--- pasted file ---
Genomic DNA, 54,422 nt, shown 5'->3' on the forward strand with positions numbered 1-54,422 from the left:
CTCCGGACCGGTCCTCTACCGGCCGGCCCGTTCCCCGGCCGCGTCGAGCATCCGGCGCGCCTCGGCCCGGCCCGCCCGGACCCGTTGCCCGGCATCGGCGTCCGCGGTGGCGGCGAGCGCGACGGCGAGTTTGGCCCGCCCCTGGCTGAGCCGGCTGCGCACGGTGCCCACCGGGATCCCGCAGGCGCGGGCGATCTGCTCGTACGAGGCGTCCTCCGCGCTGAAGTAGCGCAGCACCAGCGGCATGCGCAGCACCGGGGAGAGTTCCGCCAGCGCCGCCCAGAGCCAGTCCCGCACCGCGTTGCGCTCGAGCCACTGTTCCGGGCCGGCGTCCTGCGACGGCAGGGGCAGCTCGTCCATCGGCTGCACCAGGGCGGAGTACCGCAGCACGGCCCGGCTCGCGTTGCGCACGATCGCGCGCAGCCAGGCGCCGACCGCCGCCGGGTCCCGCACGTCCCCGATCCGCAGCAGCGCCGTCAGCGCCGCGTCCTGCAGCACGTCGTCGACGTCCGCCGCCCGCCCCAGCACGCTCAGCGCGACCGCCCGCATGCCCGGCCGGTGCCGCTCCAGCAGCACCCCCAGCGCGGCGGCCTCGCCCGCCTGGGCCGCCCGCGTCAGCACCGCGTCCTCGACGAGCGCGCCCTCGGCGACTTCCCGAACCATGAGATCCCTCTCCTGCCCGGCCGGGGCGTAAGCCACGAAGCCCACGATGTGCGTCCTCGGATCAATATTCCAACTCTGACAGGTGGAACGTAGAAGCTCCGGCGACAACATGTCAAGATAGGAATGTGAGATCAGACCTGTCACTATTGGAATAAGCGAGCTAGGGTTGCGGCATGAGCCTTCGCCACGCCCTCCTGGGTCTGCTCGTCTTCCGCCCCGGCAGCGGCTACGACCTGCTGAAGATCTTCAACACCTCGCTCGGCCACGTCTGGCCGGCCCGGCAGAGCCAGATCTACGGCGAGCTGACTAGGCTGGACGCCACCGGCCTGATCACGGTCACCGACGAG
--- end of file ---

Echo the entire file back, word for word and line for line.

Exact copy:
Genomic DNA, 54,422 nt, shown 5'->3' on the forward strand with positions numbered 1-54,422 from the left:
CTCCGGACCGGTCCTCTACCGGCCGGCCCGTTCCCCGGCCGCGTCGAGCATCCGGCGCGCCTCGGCCCGGCCCGCCCGGACCCGTTGCCCGGCATCGGCGTCCGCGGTGGCGGCGAGCGCGACGGCGAGTTTGGCCCGCCCCTGGCTGAGCCGGCTGCGCACGGTGCCCACCGGGATCCCGCAGGCGCGGGCGATCTGCTCGTACGAGGCGTCCTCCGCGCTGAAGTAGCGCAGCACCAGCGGCATGCGCAGCACCGGGGAGAGTTCCGCCAGCGCCGCCCAGAGCCAGTCCCGCACCGCGTTGCGCTCGAGCCACTGTTCCGGGCCGGCGTCCTGCGACGGCAGGGGCAGCTCGTCCATCGGCTGCACCAGGGCGGAGTACCGCAGCACGGCCCGGCTCGCGTTGCGCACGATCGCGCGCAGCCAGGCGCCGACCGCCGCCGGGTCCCGCACGTCCCCGATCCGCAGCAGCGCCGTCAGCGCCGCGTCCTGCAGCACGTCGTCGACGTCCGCCGCCCGCCCCAGCACGCTCAGCGCGACCGCCCGCATGCCCGGCCGGTGCCGCTCCAGCAGCACCCCCAGCGCGGCGGCCTCGCCCGCCTGGGCCGCCCGCGTCAGCACCGCGTCCTCGACGAGCGCGCCCTCGGCGACTTCCCGAACCATGAGATCCCTCTCCTGCCCGGCCGGGGCGTAAGCCACGAAGCCCACGATGTGCGTCCTCGGATCAATATTCCAACTCTGACAGGTGGAACGTAGAAGCTCCGGCGACAACATGTCAAGATAGGAATGTGAGATCAGACCTGTCACTATTGGAATAAGCGAGCTAGGGTTGCGGCATGAGCCTTCGCCACGCCCTCCTGGGTCTGCTCGTCTTCCGCCCCGGCAGCGGCTACGACCTGCTGAAGATCTTCAACACCTCGCTCGGCCACGTCTGGCCGGCCCGGCAGAGCCAGATCTACGGCGAGCTGACTAGGCTGGACGCCACCGGCCTGATCACGGTCACCGACGAG